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No decision from Supreme Court yet on the right of the Little Sisters of the Poor not to be compelled to pay for health coverage for products and procedures they find “morally unacceptable”

by | Jul 2, 2020

By Dave Andrusko

“Of particular concern to Amici is the need for this Court to reaffirm the scope and role of RFRA [Religious Freedom Restoration Act], which Congress enacted ‘to provide very broad protection for religious liberty’” —From a friend of the court (amicus] brief filed by 92 Members of the House and Senate 

It could’ve been today, but it wasn’t. The Supreme Court is packing into the last few days of the current session decisions on a number of vitally important cases so it’s anyone’s guess which day the ruling will come down.

The High Court stumbled badly in June Medical Services, L.L.C. v. Russo. Five justices gutted Louisiana’s 2014 law which did no more than require abortionists to hold admitting privileges at a hospital within 30 miles of the clinic where they end the lives of unborn children. We can hope the High Court does better on the crucial issue of religious freedom which pro-abortionists hate because it interferes with the smooth assembly-line slaughter of preborn babies.

Is it not obvious that freedom of conscience and the freedom to practice one’s faith are cornerstones of the American experience? Not to the abortion industry. To the Planned Parenthoods, they are tiresome “religious” barriers to commandeering each and every one of us, directly or indirectly, as they seek to weave abortion into every thread of American life.

At first glance, you might think the Pennsylvania Attorney General Josh Shapiro, and New Jersey Attorney General Gurbir S. Grewal would be embarrassed about going after the Little Sisters of the Poor. But you would be wrong.

When oral arguments were presented May 6th in Little Sisters of the Poor v. Commonwealth of Pennsylvania, the Supreme Court heard a vigorous debate over whether these Catholic nuns, and others with religious and moral objections, are bound by a mandate, issued by HHS under a provision of ObamaCare. The mandate would force them to provide health insurance coverage for products and procedures they find “‘morally unacceptable.”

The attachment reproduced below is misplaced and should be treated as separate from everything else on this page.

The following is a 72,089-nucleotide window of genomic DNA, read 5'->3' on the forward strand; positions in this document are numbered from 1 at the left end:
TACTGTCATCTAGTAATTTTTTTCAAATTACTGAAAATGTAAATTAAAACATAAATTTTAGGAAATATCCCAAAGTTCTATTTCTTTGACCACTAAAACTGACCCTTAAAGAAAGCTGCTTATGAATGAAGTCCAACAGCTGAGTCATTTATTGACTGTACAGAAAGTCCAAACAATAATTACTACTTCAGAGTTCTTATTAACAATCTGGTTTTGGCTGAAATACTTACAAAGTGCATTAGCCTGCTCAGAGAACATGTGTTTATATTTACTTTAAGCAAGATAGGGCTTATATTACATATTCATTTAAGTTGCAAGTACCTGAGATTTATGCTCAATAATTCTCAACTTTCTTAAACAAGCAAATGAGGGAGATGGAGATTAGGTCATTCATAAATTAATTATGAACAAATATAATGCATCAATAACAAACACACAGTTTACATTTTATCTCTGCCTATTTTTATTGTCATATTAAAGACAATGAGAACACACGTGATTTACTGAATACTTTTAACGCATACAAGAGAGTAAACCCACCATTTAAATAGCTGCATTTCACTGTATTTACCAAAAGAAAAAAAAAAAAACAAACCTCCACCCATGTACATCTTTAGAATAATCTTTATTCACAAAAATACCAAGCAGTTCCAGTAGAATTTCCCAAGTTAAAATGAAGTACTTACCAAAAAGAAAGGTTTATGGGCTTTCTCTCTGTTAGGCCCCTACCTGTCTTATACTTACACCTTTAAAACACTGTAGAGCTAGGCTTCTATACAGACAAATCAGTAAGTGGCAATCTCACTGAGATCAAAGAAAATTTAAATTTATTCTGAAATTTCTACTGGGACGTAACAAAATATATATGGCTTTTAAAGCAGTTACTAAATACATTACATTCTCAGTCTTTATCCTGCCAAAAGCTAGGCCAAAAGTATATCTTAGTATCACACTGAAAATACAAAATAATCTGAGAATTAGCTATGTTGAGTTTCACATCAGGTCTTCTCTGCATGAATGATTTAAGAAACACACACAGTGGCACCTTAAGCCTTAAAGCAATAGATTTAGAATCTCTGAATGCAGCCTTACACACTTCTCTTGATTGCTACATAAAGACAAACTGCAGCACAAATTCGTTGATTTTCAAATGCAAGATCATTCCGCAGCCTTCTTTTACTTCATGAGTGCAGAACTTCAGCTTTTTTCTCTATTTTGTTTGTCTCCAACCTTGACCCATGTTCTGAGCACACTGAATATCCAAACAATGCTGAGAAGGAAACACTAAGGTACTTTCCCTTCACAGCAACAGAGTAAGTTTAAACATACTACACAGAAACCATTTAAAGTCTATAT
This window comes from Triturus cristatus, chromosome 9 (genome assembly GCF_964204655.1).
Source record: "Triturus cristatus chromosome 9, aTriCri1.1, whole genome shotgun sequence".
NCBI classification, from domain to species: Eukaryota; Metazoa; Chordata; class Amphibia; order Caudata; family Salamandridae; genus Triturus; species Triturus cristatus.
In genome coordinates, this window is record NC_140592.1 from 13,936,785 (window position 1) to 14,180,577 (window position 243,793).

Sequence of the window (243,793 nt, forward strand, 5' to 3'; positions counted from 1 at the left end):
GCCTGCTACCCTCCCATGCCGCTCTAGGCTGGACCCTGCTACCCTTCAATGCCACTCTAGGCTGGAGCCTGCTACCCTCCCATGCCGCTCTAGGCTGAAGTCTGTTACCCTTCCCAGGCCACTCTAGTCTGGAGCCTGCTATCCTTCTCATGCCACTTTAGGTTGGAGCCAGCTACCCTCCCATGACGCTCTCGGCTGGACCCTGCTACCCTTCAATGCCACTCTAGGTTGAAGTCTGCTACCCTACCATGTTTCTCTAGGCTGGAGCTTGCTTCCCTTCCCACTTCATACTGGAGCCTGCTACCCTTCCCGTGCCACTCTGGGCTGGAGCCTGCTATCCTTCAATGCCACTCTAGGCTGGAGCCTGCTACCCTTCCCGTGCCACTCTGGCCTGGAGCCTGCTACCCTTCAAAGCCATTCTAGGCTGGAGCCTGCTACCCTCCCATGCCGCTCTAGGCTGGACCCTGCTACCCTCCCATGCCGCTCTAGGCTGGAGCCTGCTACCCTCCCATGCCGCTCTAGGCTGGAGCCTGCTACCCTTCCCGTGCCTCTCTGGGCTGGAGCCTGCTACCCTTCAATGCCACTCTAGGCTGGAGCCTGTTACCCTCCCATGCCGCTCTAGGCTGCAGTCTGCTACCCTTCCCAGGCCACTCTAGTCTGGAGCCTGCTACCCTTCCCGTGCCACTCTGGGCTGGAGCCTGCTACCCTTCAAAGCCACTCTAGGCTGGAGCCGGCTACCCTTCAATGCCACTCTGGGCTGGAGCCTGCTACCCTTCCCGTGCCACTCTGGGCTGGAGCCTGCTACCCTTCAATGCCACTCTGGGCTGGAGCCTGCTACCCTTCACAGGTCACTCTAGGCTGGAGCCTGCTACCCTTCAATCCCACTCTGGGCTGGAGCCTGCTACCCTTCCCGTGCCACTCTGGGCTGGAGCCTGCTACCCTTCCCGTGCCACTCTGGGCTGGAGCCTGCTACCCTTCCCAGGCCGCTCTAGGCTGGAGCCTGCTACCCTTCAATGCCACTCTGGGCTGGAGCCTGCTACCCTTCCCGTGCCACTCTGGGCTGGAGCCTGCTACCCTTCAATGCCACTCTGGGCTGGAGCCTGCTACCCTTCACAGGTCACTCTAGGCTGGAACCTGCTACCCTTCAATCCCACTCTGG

The Order, which serves the poor and the elderly, has fought the mandate for seven+ years and seemingly had finally prevailed when HHS announced a new rule to protect religious non-profits, including the Little Sisters of the Poor. That proved too much for several states, including Pennsylvania and California and New Jersey, who hustled off to court.

At issue before the Justices, who conducted oral arguments by teleconference, is the nationwide injunction issued by the 3rd Circuit blocking the HHS rule. The Trump administration asked the High Court to reverse the injunction.

The issues at stake cannot be more fundamental. As the Congressional brief argued

The Third Circuit’s decision below is a direct assault on RFRA [Religious Freedom Restoration Act] and imposes a drastic and unprecedented restriction on federal agencies’ ability to protect religious liberty. It must be reviewed and reversed.

The one-two punch delivered by the Third Circuit both permits an agency to implement regulations that burden religious exercise, and also restricts the Executive from providing sufficient religious accommodations to temper that burden. That pair of rulings runs roughshod over RFRA’s requirement that all laws—including all regulations promulgated to “implement[]” statutory law—be interpreted and construed to provide the greatest possible protection to freedom of conscience and religious exercise.

Their conclusion starkly summarizes the issues at stake:

In passing RFRA and acknowledging the weightiness of claims of conscience by parties like the Little Sisters, Congress recognized this type of harm for what it is: an impediment to the free exercise of  religion, which can be justified only if it furthers a compelling government interest in the least restrictive means. The nationwide injunction against 20 the religious exemption—upheld by the Third Circuit—inflicts such a harm on the Little Sisters.

Categories: Supreme Court